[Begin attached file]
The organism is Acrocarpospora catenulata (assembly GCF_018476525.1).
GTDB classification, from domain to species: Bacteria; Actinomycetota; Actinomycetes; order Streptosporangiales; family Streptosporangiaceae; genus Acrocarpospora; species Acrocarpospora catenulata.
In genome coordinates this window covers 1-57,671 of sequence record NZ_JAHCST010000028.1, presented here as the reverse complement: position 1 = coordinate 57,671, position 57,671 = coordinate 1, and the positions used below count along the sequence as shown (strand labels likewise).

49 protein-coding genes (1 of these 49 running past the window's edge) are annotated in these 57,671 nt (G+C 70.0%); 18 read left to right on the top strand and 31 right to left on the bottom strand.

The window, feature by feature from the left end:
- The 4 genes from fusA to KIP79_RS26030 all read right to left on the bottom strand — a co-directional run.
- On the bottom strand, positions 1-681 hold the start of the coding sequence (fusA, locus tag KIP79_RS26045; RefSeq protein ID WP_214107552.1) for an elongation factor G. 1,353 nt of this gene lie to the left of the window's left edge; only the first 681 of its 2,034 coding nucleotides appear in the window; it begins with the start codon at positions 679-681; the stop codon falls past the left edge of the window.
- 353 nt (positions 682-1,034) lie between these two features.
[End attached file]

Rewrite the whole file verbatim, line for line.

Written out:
The organism is Acrocarpospora catenulata (assembly GCF_018476525.1).
GTDB classification, from domain to species: Bacteria; Actinomycetota; Actinomycetes; order Streptosporangiales; family Streptosporangiaceae; genus Acrocarpospora; species Acrocarpospora catenulata.
In genome coordinates this window covers 1-57,671 of sequence record NZ_JAHCST010000028.1, presented here as the reverse complement: position 1 = coordinate 57,671, position 57,671 = coordinate 1, and the positions used below count along the sequence as shown (strand labels likewise).

49 protein-coding genes (1 of these 49 running past the window's edge) are annotated in these 57,671 nt (G+C 70.0%); 18 read left to right on the top strand and 31 right to left on the bottom strand.

The window, feature by feature from the left end:
- The 4 genes from fusA to KIP79_RS26030 all read right to left on the bottom strand — a co-directional run.
- On the bottom strand, positions 1-681 hold the start of the coding sequence (fusA, locus tag KIP79_RS26045; RefSeq protein ID WP_214107552.1) for an elongation factor G. 1,353 nt of this gene lie to the left of the window's left edge; only the first 681 of its 2,034 coding nucleotides appear in the window; it begins with the start codon at positions 679-681; the stop codon falls past the left edge of the window.
- 353 nt (positions 682-1,034) lie between these two features.